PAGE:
Questions and Answers: What are Riparian Rights?
In Annapolis Maryland there are many waterfront homes. According to the Anne Arundel County Planning and Zoning website, there are 533 miles of waterfront in the county. I am often asked when showing waterfront homes along the Chesapeake Bay, the Severn River or any one of the other nearby rivers and creeks, if the riparian rights convey with the property.
From the Ninth Edition of Maryland Real Estate: Practice & Law by H. Warren Crawford and Donald A. White, page 59, comes the best description of riparian rights:
Owners of real estate bordering a navigable body of water in Maryland have the common-law right to make a landing, wharf or pier for their own use or for the use of the public, subject to state and federal rules and regulations. However, regardless of whether the owners’ title extends beyond the dry land, the title to land below the mean (average) high-water mark of navigable waters, as well as the waters themselves, belongs to the public. Thus, an owner may legally own only the property up to the mean high-water mark. High-water mark is defined as the high elevation of water in the course of the usual, regular, periodic ebb and flow of the tide, excluding the advance of waters above that line by winds, storms or floods.
There are many homes with true riparian rights while there are others where the community has retained buffer strips between the homes and the water but have granted rights to the homeowners to cross the community buffer and build piers and docks for water access.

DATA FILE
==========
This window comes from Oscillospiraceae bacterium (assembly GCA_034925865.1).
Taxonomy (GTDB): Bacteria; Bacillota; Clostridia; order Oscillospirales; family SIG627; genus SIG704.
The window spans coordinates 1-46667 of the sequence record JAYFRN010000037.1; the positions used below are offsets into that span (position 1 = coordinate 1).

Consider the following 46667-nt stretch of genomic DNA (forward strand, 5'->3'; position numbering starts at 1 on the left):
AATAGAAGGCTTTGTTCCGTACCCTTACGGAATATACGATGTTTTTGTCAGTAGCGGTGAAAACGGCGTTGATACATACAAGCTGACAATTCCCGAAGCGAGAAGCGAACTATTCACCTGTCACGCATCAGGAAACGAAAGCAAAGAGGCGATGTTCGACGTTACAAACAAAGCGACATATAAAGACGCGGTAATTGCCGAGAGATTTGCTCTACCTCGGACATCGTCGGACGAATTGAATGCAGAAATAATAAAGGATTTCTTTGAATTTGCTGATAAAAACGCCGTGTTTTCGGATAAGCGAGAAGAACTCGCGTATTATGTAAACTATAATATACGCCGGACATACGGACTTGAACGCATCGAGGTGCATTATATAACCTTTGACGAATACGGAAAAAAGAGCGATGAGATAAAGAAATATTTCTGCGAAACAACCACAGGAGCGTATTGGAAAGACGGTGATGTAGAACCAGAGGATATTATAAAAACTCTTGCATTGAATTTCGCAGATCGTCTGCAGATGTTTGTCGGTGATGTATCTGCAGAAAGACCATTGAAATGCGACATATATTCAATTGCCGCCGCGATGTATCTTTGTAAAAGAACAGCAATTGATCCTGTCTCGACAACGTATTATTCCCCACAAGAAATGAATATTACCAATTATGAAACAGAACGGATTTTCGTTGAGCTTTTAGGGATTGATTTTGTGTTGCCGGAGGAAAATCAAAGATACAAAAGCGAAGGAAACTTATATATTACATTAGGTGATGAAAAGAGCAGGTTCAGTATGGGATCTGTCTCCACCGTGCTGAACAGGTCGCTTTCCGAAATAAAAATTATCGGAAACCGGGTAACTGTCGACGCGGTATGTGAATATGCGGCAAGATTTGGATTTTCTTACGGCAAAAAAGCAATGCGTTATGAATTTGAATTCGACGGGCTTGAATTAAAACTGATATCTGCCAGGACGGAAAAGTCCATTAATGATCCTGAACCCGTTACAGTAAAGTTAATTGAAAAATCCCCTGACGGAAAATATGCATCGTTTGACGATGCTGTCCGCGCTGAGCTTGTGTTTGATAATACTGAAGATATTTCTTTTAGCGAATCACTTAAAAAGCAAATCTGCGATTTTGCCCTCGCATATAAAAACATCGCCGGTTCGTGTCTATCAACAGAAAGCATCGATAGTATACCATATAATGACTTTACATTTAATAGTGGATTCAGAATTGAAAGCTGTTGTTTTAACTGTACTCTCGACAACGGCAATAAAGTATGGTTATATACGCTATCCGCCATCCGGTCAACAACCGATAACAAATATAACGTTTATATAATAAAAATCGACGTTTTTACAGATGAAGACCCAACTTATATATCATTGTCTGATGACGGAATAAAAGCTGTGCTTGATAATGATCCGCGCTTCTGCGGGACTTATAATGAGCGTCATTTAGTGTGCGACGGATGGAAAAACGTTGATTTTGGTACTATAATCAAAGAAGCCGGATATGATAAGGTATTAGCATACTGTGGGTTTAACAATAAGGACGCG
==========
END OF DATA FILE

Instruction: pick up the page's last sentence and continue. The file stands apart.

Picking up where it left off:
In the photograph above, this owner purchased the land between the home and the water (about 2,000 sq. ft. of hillside that the community developer had retained), consolidated the lots into one parcel, in order to control the hillside location that ultimately allowed him to build the staircase and the pier, giving him 8-plus feet of water depth at the end and enough room to berth several boats, water toys, picknick table and more!
Cape St. Claire in Annapolis Maryland is an example of a community that’s ringed by a community accessible buffer between the waterfront homes and the Magothy River. Other communities, where developers held back ownership of buffer strips, have long since abandoned them and ownership may or may not have been deeded to the waterfront property owners. Palisades On Severn in Crownsville Maryland is an example where some owners have consolidated ownership of the buffer land to secure water access rights, with a few owners going to far as to obtain lot consolidation letters from the county whereby they have aggregated two or more lots into one parcel of land.
A survey, not a location drawning (which is simply an illustration of the house and the property boundaries, any encroachments, but not much more), should clearly show whether or not the land is riparian. Buyers considering purchasing homes along the water would be best advised not to assume anything about the parcel without seeing the community plat and/or having the land fully surveyed. A survey can run a $1,000 or more dollars (were as a location drawing is only about $200) and will precisely locate the house, property boundaries, rights-of-ways, encroachments, and – of course – show the shoreline or any plot between the property and the water as well as clearly illustrate if the property has riparian rights.
Ultimately, should you have questions about riparian rights, you should consult with an attorney or the appropriate county, state or federal authority.
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